Edmonton

Edmonton chef earns praise for feeding those in need

The owner of an Edmonton curry house is garnering international attention, not for his cooking but for his kindness. The story of his generosity has taken off on social media, and resulted in headlines in the UK, the United States, India, and other countries.

'I had fire, I had to give back to the community'

Parkash Chhibber says he feeds up to 15 people a day. (Facebook)

The owner of an Edmonton curry house is garnering international attention, not for his cooking but for his kindness.

If people in need walk into Parkash Chhibber's Indian Fusion restaurant, he'll feed them for free.

He even has a poster on the door advertising the free meals. 

"Dear friends," it begins. "If you are hungry and have no money to pay, just ring the bell below or come in for a free meal box/coffee any time."

 At his restaurant in the Oliver neighbourhood, he offers hungry people a vegetarian option, a non-vegetarian option and a choice of drink. He said he feeds up to 15 people a day. 
A local man is garnering international headlines for his policy of feeding hungry people. (Imgur)

The story of Chhibber's generosity has taken off on social media and resulted in headlines in the UK, the United States, India, and other countries. 

It's something the chef never expected. 

"Six months ago we thought, 'OK, what next?' I discussed with my family," Chhibber said on CBC's Edmonton AM. "We put up the poster and someone took the picture, and now this."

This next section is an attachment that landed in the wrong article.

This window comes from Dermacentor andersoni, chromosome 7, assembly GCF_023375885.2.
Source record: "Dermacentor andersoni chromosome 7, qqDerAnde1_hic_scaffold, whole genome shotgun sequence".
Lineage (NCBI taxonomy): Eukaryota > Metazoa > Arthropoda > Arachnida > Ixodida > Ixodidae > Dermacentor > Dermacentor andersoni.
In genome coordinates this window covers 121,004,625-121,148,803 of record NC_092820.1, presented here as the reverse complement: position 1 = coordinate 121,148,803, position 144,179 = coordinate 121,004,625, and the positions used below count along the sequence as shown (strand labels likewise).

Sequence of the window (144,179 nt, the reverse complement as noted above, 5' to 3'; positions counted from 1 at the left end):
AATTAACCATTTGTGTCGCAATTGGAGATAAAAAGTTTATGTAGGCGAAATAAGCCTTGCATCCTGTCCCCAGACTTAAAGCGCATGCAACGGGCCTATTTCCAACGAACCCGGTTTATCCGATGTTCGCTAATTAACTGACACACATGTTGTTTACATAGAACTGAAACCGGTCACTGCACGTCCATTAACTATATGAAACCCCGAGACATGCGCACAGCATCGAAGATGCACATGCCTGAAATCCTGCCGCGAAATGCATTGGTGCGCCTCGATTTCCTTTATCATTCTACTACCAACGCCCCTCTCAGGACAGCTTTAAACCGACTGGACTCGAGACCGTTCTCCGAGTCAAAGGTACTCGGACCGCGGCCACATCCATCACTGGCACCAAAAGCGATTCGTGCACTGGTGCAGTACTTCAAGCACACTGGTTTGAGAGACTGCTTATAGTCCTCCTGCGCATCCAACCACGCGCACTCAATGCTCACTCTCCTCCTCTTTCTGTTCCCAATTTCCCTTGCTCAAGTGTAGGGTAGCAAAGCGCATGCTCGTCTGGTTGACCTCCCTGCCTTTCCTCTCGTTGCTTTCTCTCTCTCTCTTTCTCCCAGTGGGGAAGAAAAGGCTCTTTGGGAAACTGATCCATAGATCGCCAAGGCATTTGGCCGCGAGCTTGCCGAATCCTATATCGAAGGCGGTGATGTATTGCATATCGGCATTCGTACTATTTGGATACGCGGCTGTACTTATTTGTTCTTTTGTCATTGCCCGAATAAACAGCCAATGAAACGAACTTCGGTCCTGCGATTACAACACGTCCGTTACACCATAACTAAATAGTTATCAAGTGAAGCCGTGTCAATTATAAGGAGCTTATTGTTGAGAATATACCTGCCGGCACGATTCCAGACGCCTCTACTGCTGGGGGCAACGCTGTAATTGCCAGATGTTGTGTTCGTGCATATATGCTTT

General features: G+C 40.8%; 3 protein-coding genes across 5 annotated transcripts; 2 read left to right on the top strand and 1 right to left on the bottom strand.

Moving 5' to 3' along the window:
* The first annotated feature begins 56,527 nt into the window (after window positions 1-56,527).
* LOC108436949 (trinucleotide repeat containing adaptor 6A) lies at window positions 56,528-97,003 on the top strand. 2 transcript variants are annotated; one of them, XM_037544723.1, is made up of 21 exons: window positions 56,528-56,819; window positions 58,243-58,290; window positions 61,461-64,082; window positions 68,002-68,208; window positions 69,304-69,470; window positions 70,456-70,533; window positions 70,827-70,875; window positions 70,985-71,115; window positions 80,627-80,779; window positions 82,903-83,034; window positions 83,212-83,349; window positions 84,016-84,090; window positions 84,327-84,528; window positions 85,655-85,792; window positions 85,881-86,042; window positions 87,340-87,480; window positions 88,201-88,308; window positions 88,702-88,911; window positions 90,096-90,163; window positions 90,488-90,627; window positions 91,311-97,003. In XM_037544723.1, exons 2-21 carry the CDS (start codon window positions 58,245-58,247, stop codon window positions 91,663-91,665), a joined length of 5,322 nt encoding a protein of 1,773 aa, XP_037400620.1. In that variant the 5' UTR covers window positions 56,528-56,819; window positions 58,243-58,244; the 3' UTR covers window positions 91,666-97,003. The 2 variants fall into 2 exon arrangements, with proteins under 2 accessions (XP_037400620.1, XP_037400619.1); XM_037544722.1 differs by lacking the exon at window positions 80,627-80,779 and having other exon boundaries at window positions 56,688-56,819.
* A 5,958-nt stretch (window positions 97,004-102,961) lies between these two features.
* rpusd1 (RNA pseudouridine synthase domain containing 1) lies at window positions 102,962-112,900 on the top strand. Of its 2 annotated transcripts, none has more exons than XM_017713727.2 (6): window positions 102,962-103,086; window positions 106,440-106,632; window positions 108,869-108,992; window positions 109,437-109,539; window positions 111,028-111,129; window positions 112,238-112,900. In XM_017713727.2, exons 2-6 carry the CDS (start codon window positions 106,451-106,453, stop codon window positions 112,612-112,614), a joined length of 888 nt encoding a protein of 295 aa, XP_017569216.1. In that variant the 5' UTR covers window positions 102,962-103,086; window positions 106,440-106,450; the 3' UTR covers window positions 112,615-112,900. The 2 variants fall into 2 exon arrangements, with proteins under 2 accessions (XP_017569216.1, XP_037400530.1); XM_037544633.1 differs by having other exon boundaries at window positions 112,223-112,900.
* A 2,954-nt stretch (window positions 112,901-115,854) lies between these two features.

"My daughter called me and said, 'Wow, Dad, Facebook is like volcano right now. Everyone is talking about you.' " 

Chhibber plans to take the next step and open a seating area in the back for the people he helps. 

'I went from king to beggar in one night'

He said he helps because he was raised that way, and it's simply the right thing to do. 

But his reason for helping the needy goes deeper.

In 1992, Chhibber had an accident that left him with nine fractures — injuries he can feel to this day. It cost him his full-time job at a hotel. 

"I went from king to beggar in one night," he said. 

After years of struggle, he was finally able to come to Canada in 2002. He opened his restaurant in 2009.

Two years ago, the minute he paid off all his loans, he set out to help other people. 

"I always had fire in me that if ever I had a chance to help, I would," he said. "I had to give back to the community.

"I'll feed anyone who knocks."